Post by Patricia Hewitt, contributing Women On Business writer
It’s become the norm rather than the exception these days, to see the names of large U.S. corporations who are filing for bankruptcy protection or asking for large amounts of cash to keep them afloat. The major U.S. car manufacturers are just one example, but there are many more. Bankruptcy in its simplest form is the inability to pay one’s bills and therefore, is a cash flow problem. Cash is king and anytime you’re considering expanding your business, cash flow forecasting should be a top priority. In some cases, these companies got into trouble as a result of spending their cash on expansion strategies that didn’t play out as anticipated.
Therefore, for those of us not in trouble (which I hope is the majority) or thinking about launching or expanding a business, these announcements are a wake up call to always factor in the worse case scenario as one of the potential outcomes of any expansion plan. It’s all well and good to put your superhero costume on and declare yourself – READY TO RISK IT ALL! – often based on the last “I’ve made it and you can too” expert. But keep in mind the business people who are giving speeches and writing books have already made their fortunes. And unless they’ve done so within the same economic conditions that you’re going to operate in – beware the next big thing.
Instead, build into your plan a little negative reality check like so:
Scenario #1: You operate two moderately successful bakeshops and have built enough reputation and confidence to consider opening a third store. You’ve scouted out locations, run the demographics, and computed the required investment and return based on a five-year plan. You’ve also considered new staffing and new management, since it will be difficult for you to manage all three stores on your own. In addition, you will now need more administrative help or may outsource some administrative functions due to the higher number of employees. Sounds like you’ve figured it all out, but are you ready to go to the next level?
Scenario #2: You operate two moderately successful bakeshops and have built enough reputation and confidence to consider opening a third store. You’ve scouted out locations, run the demographics, factored in the operational impacts, and run the numbers on the required investment and return. Now you have the first expansion option. Next, you review the two existing operations and determine that one of them can be expanded into a larger footprint in the same location. This will allow you to devote space to new items or perhaps a few tables and chairs. You analyze and run the numbers again. This is the next expansion option. Finally, you review the two existing operations and define a new line of baked goods that can be incorporated into each store based on its existing location. Again, analyze and run the numbers. This is expansion option three.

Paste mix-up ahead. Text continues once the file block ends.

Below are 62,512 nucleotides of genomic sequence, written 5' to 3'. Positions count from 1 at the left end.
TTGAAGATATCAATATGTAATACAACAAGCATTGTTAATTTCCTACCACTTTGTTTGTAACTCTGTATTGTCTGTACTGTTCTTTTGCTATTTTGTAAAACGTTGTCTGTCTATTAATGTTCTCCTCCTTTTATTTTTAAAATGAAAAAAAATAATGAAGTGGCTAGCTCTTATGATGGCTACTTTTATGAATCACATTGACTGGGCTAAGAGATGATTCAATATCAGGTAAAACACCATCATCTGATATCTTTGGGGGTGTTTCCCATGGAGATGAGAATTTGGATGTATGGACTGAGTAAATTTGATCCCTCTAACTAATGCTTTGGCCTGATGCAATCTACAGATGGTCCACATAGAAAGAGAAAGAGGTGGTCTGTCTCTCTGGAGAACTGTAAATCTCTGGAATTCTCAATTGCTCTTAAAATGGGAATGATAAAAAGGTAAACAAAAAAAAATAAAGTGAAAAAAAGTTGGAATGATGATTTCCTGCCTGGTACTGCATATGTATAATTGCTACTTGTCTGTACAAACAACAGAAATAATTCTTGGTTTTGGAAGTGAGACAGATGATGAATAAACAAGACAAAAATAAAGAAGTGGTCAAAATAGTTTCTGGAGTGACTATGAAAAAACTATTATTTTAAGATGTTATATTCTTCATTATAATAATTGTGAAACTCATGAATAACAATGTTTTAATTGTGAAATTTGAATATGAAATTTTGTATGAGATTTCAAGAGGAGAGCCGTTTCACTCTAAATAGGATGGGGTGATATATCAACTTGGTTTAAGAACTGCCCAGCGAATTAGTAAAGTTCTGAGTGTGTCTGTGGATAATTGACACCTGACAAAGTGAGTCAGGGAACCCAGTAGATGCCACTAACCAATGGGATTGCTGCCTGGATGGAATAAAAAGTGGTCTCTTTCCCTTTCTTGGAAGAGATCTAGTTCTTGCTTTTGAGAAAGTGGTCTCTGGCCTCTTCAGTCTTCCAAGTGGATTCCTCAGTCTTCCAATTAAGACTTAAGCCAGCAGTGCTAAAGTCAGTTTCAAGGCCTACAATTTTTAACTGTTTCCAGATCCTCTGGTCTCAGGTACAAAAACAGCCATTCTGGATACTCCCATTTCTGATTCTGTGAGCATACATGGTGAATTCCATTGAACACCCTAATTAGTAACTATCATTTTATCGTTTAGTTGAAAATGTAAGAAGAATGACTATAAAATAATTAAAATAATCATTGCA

Obviously, what’s missing from the first scenario is the possibility that there are any other expansion options. However, if you can make an investment, why consider only one? Create as many possibilities as there are cash and opportunities and keep tossing them out until you come up with most likely plan(s) to succeed. But I want to take you even deeper into considering options and get you to think about failing. I don’t mean what if your baked goods are terrible and no one buys them (you wouldn’t be able to expand if that where the case) or what if a meteor falls on both your stores (which is a made for TV movie scenario).
I mean, a forecast that will tell the bakeshop owner what the likelihood is that the economic conditions under which they are currently doing business will be maintained, will improve or will decline. How do you figure that out? One doesn’t need a barrel full of risk analysts to figure this out; there is a great deal of information to be had through investment firms, government publications, and library researchers. In addition, you have your local business banker, business school professors, volunteer business advisors, and peer networks. Reach out to these contacts and ask them – what do you they see coming in the next five years?
The suggestion I’m making is that without anticipating risk – not simply understanding risk – but playing a risk scenario out across the same time period that you project your cash flow, you are making an extremely important business decision by understanding only one side of the potential outcome. Remember, whenever you expand, you put your entire company at risk, not just the new venture.
Measure twice, cut once and this is true for your business as well. Keep your cash flow flowing and your rose colored glasses in the drawer when you’re planning your company’s future. Maintain a broad set of options and examine them across a continuum that has great success on one end and abject failure on the other. Your answer will be found somewhere in between.